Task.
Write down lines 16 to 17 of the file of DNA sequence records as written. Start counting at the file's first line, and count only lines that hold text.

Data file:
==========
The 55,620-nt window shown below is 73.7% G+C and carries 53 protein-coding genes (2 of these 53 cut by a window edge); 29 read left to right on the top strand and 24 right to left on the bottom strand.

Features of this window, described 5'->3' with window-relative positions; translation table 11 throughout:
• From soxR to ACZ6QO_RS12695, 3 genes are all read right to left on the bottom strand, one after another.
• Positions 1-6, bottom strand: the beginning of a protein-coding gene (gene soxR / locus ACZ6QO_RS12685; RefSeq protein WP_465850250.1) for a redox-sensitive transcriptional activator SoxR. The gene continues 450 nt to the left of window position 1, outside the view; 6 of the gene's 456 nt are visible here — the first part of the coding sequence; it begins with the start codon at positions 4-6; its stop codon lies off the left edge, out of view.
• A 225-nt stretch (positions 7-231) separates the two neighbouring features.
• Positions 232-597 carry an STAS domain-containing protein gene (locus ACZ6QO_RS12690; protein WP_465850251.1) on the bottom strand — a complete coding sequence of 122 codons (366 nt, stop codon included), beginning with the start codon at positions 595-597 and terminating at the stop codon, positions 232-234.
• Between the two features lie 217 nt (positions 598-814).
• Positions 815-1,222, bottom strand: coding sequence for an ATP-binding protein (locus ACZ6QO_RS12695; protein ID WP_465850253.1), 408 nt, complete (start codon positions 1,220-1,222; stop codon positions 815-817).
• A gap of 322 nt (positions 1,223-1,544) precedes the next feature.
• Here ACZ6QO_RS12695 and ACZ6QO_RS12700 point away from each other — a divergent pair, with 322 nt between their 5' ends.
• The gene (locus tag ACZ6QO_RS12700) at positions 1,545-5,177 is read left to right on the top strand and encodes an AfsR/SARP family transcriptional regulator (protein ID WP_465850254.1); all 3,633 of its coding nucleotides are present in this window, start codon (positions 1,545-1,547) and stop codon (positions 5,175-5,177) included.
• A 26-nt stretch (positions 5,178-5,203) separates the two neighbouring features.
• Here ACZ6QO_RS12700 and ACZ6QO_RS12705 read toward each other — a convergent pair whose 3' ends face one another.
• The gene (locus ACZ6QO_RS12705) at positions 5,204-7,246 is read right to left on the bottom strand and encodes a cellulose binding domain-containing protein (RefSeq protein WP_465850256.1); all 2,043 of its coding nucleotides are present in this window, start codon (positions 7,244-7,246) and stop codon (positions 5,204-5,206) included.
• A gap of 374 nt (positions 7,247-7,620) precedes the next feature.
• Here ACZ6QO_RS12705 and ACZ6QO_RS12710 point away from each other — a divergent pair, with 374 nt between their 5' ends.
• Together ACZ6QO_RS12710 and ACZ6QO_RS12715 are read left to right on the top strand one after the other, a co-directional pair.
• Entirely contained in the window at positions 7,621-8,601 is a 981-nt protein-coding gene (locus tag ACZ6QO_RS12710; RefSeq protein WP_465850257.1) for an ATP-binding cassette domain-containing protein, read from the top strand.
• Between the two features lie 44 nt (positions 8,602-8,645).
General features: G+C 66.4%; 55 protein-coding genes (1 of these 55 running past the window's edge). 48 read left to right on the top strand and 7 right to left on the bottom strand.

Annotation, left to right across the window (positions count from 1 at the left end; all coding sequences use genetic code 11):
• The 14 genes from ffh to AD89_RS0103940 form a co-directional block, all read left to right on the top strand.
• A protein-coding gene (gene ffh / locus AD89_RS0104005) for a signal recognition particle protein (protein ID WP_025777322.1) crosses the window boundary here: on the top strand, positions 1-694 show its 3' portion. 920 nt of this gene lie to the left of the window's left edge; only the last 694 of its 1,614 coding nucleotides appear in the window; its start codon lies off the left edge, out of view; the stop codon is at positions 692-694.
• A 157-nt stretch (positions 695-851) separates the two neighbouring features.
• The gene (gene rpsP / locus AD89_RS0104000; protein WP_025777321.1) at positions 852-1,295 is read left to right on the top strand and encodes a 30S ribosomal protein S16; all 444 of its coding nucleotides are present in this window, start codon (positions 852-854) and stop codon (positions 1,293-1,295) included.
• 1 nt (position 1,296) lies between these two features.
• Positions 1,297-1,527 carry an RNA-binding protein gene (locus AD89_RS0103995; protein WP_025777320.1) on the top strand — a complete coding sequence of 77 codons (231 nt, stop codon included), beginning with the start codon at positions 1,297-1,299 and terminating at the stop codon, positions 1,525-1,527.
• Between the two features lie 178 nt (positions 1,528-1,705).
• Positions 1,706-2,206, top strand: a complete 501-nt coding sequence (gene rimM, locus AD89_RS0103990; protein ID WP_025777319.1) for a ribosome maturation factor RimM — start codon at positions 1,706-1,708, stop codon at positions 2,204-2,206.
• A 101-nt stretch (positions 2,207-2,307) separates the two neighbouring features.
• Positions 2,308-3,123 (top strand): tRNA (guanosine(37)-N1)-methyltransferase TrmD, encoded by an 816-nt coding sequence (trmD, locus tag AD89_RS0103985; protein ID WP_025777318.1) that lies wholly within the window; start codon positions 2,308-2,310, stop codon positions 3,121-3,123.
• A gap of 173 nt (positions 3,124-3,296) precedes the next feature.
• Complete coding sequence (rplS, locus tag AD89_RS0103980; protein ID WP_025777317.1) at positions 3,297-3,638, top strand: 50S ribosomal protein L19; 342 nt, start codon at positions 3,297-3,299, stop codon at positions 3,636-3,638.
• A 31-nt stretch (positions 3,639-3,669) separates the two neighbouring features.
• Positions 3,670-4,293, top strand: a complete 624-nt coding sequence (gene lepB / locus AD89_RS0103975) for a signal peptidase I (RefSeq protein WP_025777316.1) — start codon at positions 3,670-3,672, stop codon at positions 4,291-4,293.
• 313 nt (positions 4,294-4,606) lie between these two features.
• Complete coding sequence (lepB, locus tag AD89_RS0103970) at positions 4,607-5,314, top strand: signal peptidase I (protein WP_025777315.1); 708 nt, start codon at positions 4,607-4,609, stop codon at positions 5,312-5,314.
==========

• Here ACZ6QO_RS12705 and ACZ6QO_RS12710 point away from each other — a divergent pair, with 374 nt between their 5' ends.
• Together ACZ6QO_RS12710 and ACZ6QO_RS12715 are read left to right on the top strand one after the other, a co-directional pair.